It's over. And that feels good. The campaign taught us several Work Matters lessons. Here goes.
- No. 1: Sarah Palin blaming reveals the fundamental attribution bias.This cognitive bias tells us that when something goes bad, we search for the one reason it did. Our minds want to organize what is, basically, a disorganized world. As the novelist Tom Clancy says, "The difference between fiction and real life is that fiction must make sense." So I listened to the radio talk shows and the bloviating pundits the last two days, and they all seem to want to blame Palin for the loss. That's the fundamental attribution bias in action. The same thing happens in employment law. Something goes wrong at work, so someone must be responsible -- and thus disciplined or terminated. Find that employee and all will be well. No, it won't. Most issues reflect systemic problems, not individual ones -- in politics or at work.
- No. 2: Trust the good data. Dewey v. Truman. Nice story. Solid narrative. Won't ever happen again. The polls, when done right, are accurate. Pew and Rasmussen nailed the final result. Nate Silver of the FiveThirtyEight Web site did as well. Listening to the conservative talk shows driving to work, driving home and before turning the lights out, you'd think they lived in an alternate universe, a la "The Twilight Zone." It was all over for McCain/Palin a month ago. As John Adams said in defense of British soldiers, "Facts are stubborn things." While inconvenient, they are still real. The same, again, is true with employment law. Jury consultants I have worked with over the years use focus groups. When well picked and given both good and bad facts -- the biggest mistake employers make is to be drinking the Kool-Aid of their own case when presenting to a focus group -- they give a pretty accurate result of what will happen if you go to trial. Believe the data.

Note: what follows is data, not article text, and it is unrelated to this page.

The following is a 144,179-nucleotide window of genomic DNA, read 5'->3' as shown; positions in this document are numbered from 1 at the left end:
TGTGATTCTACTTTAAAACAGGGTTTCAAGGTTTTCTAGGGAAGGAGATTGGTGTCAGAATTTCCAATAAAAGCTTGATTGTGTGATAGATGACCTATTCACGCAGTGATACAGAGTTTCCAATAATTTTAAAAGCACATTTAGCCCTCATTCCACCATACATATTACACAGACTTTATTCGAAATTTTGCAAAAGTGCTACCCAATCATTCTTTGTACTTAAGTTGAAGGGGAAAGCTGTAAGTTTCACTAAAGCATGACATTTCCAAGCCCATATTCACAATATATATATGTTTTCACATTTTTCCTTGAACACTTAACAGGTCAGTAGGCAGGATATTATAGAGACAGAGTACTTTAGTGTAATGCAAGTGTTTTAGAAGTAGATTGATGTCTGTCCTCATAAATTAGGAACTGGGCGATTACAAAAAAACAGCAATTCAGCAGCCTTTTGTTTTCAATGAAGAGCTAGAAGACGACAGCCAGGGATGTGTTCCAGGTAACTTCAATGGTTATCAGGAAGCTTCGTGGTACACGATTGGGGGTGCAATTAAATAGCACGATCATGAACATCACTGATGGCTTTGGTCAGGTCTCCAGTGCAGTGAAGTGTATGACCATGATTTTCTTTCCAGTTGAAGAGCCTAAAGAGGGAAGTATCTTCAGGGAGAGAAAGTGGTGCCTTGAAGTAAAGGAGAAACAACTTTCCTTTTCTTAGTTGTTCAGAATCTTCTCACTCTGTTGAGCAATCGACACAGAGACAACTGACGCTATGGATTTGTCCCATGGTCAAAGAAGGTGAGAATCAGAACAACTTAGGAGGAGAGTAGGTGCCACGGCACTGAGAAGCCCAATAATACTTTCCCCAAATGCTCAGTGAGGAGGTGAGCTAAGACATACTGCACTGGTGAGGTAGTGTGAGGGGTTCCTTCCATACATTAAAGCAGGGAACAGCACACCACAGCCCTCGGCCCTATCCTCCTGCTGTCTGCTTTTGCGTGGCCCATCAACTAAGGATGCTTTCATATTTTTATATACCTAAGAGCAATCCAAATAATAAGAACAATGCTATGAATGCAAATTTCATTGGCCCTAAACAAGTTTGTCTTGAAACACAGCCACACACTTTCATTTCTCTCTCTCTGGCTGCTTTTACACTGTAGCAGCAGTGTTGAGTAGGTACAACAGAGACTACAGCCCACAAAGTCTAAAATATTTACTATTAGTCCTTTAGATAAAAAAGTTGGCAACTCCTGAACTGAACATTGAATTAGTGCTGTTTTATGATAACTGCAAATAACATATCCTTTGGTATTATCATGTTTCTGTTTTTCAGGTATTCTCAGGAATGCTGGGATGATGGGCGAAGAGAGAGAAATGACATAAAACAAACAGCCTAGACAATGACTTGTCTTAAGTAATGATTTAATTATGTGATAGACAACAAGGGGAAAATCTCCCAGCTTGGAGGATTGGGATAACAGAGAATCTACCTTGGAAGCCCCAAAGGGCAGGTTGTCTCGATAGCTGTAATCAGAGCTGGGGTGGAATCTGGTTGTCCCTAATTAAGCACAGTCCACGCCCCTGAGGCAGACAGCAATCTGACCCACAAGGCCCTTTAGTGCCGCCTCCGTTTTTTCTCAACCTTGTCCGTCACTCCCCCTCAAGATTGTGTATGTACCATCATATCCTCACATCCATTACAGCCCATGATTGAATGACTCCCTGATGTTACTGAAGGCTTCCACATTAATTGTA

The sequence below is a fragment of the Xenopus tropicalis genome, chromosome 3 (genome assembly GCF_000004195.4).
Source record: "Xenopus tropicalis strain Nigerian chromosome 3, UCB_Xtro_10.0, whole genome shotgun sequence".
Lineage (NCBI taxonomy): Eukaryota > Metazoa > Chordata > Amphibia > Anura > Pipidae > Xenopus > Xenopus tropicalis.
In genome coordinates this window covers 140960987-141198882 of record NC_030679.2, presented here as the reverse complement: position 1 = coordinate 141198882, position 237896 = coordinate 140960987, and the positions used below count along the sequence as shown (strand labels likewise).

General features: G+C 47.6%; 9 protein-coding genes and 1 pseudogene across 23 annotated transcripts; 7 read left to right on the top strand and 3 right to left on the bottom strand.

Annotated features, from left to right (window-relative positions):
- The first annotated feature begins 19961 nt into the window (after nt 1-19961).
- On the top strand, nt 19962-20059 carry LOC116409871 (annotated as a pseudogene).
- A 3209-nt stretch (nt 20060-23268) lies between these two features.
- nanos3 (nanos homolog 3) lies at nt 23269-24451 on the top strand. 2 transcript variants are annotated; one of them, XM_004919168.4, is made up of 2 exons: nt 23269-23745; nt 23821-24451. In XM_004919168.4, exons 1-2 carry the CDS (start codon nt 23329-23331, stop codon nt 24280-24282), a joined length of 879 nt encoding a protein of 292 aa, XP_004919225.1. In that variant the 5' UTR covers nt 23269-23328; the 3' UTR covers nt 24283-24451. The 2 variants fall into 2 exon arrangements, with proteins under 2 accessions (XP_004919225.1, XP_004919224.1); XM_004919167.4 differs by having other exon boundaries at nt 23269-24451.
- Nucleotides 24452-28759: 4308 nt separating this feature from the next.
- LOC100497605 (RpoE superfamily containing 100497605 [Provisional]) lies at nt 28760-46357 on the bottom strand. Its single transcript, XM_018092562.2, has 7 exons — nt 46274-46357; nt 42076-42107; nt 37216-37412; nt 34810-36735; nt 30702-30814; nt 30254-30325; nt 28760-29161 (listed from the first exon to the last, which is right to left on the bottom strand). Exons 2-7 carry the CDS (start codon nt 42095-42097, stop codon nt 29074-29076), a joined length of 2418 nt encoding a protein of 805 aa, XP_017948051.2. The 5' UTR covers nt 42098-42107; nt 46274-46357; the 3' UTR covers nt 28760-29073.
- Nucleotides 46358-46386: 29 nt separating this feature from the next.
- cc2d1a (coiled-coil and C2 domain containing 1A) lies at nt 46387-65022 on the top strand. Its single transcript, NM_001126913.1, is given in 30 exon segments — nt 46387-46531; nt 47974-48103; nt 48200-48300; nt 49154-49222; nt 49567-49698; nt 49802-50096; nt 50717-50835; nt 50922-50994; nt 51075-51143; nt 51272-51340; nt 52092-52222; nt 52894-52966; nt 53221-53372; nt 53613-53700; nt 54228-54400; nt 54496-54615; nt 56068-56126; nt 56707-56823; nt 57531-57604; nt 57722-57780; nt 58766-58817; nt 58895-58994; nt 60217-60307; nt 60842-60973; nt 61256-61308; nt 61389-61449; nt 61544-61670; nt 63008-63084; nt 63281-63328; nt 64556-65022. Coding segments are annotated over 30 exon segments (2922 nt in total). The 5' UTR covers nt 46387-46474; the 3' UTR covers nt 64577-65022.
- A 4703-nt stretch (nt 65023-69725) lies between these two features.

- No. 3: Use your own story. Don't hijack the others side's. A few days after Palin was named as the veep choice, I blogged on it, saying it was a persuasion mistake. Why? Obama's narrative was change. Trying to hop on the change wagon with Palin"s selection only reconfirms the other side's narrative, it did not create McCain's own. Same with employment law jury trials. I have seen employers, when getting up to do their opening, rebut the plaintiff's opening instead of creating their own reality. Again, rebutting the other side's story only serves to have the jury hear the plaintiffs version twice and your version once(and garbed with the plaintiff's frames at that).
- No. 4: It's not about you, it's about them.John McCain's campaign stressed, over and over again, his war record. To do so made the campaign of persuasion about him, not about them (the voters). Obama always made it about the other, not about him. Am I saying that personal stories have no place in a campaign? No. But the personal story must be something that they can identify with. Most have never been to war, but many were raised in poorer families, struggled to do well, and overcame the obstacles along the way. An archetype. Look at our current president. His narrative was redemption: I drank. I led a wasteful life. But I overcame it, surmounted the obstacles. Another archetype. Same with a trial. Back in the mid-1980, I tried an age case. The employer's narrative: We lost a lot of money last year, and to maintain an acceptable level of profitability as a publicly traded company, we had to let a lot of employees go. All true. But the jury cared about none of them. Zero. Can you change the facts? No, but you can change the story. So instead, say, "We needed to do a reduction in force, but it was done fairly and done to try and keep the best employees." A juror gets that.
- No. 5. Pick a story. Stay with it. Don't pile on.Obama
tinkered with his message. It morphed from change-we-can-believe-in to
change-we-need. Fine tuning is fine. Constant changing is not nor is
sending several messages at once. Obama pals around with terrorists.
He is a Socialist. He can't be trusted, because he is a celebrity.
Piling on only confuses people, when what they want is clarity. I have
seen employers actually change stories in a trial:"We fired him,
because he was a poor performer" becomes "Yes, and we also think he was a
thief." I actually read that in a trial transcript where I was hired to
do the appeal. The worst is when an employer, in responding to the
Equal Employment Opportunity Commission's investigation, decides that
if one reason for an adverse action is good, then five or six are better.
It often turns out that there was only one real reason, but the
employer, in responding, was afraid not to raise something. (Here is a
tip: when responding, get the facts, and have those who made the
decision at issue and who will need to testify about it at trial, read
and approve the content of the EEOC response. If the response is wrong, the plaintiff will use it at trial.)
That's about it. Your thoughts? In any event, congratulations and best wishes to our president-elect and his family.